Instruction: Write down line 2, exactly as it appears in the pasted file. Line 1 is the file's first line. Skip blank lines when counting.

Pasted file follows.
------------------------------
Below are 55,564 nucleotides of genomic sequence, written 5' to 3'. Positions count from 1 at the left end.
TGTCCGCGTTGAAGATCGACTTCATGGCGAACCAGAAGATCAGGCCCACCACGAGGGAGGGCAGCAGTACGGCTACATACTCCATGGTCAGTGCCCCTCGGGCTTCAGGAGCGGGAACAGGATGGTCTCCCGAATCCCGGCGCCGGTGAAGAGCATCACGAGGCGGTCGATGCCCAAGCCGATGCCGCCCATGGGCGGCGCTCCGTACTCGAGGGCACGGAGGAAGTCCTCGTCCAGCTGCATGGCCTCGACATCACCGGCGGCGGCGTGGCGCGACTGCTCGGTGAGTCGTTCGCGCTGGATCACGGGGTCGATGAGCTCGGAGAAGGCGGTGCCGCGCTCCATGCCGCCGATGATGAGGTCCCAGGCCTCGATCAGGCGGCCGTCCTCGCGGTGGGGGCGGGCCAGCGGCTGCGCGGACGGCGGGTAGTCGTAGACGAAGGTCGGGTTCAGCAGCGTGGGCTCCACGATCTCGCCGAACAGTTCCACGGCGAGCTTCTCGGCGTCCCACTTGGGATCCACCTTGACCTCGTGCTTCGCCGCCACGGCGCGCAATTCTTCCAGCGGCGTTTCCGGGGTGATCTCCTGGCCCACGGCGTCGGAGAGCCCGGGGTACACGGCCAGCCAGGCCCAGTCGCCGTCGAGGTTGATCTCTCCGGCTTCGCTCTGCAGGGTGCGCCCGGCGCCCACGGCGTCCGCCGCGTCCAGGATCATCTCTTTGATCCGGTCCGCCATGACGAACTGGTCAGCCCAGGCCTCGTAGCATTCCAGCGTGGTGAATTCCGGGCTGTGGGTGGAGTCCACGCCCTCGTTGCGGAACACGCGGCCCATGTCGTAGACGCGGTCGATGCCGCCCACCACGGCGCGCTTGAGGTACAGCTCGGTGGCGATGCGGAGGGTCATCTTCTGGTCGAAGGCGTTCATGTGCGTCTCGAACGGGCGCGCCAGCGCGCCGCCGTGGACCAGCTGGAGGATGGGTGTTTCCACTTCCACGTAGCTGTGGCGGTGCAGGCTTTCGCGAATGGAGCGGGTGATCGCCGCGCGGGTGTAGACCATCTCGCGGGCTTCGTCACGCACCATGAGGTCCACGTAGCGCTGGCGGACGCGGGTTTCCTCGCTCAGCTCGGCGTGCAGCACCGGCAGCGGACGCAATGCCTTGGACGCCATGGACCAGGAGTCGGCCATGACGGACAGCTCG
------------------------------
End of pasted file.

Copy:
TGTCCGCGTTGAAGATCGACTTCATGGCGAACCAGAAGATCAGGCCCACCACGAGGGAGGGCAGCAGTACGGCTACATACTCCATGGTCAGTGCCCCTCGGGCTTCAGGAGCGGGAACAGGATGGTCTCCCGAATCCCGGCGCCGGTGAAGAGCATCACGAGGCGGTCGATGCCCAAGCCGATGCCGCCCATGGGCGGCGCTCCGTACTCGAGGGCACGGAGGAAGTCCTCGTCCAGCTGCATGGCCTCGACATCACCGGCGGCGGCGTGGCGCGACTGCTCGGTGAGTCGTTCGCGCTGGATCACGGGGTCGATGAGCTCGGAGAAGGCGGTGCCGCGCTCCATGCCGCCGATGATGAGGTCCCAGGCCTCGATCAGGCGGCCGTCCTCGCGGTGGGGGCGGGCCAGCGGCTGCGCGGACGGCGGGTAGTCGTAGACGAAGGTCGGGTTCAGCAGCGTGGGCTCCACGATCTCGCCGAACAGTTCCACGGCGAGCTTCTCGGCGTCCCACTTGGGATCCACCTTGACCTCGTGCTTCGCCGCCACGGCGCGCAATTCTTCCAGCGGCGTTTCCGGGGTGATCTCCTGGCCCACGGCGTCGGAGAGCCCGGGGTACACGGCCAGCCAGGCCCAGTCGCCGTCGAGGTTGATCTCTCCGGCTTCGCTCTGCAGGGTGCGCCCGGCGCCCACGGCGTCCGCCGCGTCCAGGATCATCTCTTTGATCCGGTCCGCCATGACGAACTGGTCAGCCCAGGCCTCGTAGCATTCCAGCGTGGTGAATTCCGGGCTGTGGGTGGAGTCCACGCCCTCGTTGCGGAACACGCGGCCCATGTCGTAGACGCGGTCGATGCCGCCCACCACGGCGCGCTTGAGGTACAGCTCGGTGGCGATGCGGAGGGTCATCTTCTGGTCGAAGGCGTTCATGTGCGTCTCGAACGGGCGCGCCAGCGCGCCGCCGTGGACCAGCTGGAGGATGGGTGTTTCCACTTCCACGTAGCTGTGGCGGTGCAGGCTTTCGCGAATGGAGCGGGTGATCGCCGCGCGGGTGTAGACCATCTCGCGGGCTTCGTCACGCACCATGAGGTCCACGTAGCGCTGGCGGACGCGGGTTTCCTCGCTCAGCTCGGCGTGCAGCACCGGCAGCGGACGCAATGCCTTGGACGCCATGGACCAGGAGTCGGCCATGACGGACAGCTCG